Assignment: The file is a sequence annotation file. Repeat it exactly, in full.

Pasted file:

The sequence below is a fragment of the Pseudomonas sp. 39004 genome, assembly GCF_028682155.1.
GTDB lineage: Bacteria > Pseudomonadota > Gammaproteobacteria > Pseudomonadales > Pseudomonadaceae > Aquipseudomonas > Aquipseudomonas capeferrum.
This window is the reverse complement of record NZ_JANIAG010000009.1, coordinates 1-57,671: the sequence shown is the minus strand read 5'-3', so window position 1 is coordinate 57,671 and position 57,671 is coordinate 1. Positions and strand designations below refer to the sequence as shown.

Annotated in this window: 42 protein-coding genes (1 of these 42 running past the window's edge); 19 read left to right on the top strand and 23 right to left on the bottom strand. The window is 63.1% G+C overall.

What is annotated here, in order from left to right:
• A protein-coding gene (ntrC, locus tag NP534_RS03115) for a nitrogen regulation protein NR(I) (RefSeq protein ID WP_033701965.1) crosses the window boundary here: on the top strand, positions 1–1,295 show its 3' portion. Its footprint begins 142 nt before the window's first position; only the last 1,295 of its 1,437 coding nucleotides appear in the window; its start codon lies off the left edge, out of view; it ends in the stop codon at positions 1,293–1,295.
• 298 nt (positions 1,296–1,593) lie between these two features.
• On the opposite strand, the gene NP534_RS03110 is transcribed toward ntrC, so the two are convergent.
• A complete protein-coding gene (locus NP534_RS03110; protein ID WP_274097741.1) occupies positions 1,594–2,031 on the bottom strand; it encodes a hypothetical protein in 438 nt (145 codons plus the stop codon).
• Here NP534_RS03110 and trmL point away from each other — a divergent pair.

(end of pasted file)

The sequence below is a fragment of the Pseudomonas sp. 39004 genome, assembly GCF_028682155.1.
GTDB lineage: Bacteria > Pseudomonadota > Gammaproteobacteria > Pseudomonadales > Pseudomonadaceae > Aquipseudomonas > Aquipseudomonas capeferrum.
This window is the reverse complement of record NZ_JANIAG010000009.1, coordinates 1-57,671: the sequence shown is the minus strand read 5'-3', so window position 1 is coordinate 57,671 and position 57,671 is coordinate 1. Positions and strand designations below refer to the sequence as shown.

Annotated in this window: 42 protein-coding genes (1 of these 42 running past the window's edge); 19 read left to right on the top strand and 23 right to left on the bottom strand. The window is 63.1% G+C overall.

What is annotated here, in order from left to right:
• A protein-coding gene (ntrC, locus tag NP534_RS03115) for a nitrogen regulation protein NR(I) (RefSeq protein ID WP_033701965.1) crosses the window boundary here: on the top strand, positions 1–1,295 show its 3' portion. Its footprint begins 142 nt before the window's first position; only the last 1,295 of its 1,437 coding nucleotides appear in the window; its start codon lies off the left edge, out of view; it ends in the stop codon at positions 1,293–1,295.
• 298 nt (positions 1,296–1,593) lie between these two features.
• On the opposite strand, the gene NP534_RS03110 is transcribed toward ntrC, so the two are convergent.
• A complete protein-coding gene (locus NP534_RS03110; protein ID WP_274097741.1) occupies positions 1,594–2,031 on the bottom strand; it encodes a hypothetical protein in 438 nt (145 codons plus the stop codon).
• Here NP534_RS03110 and trmL point away from each other — a divergent pair.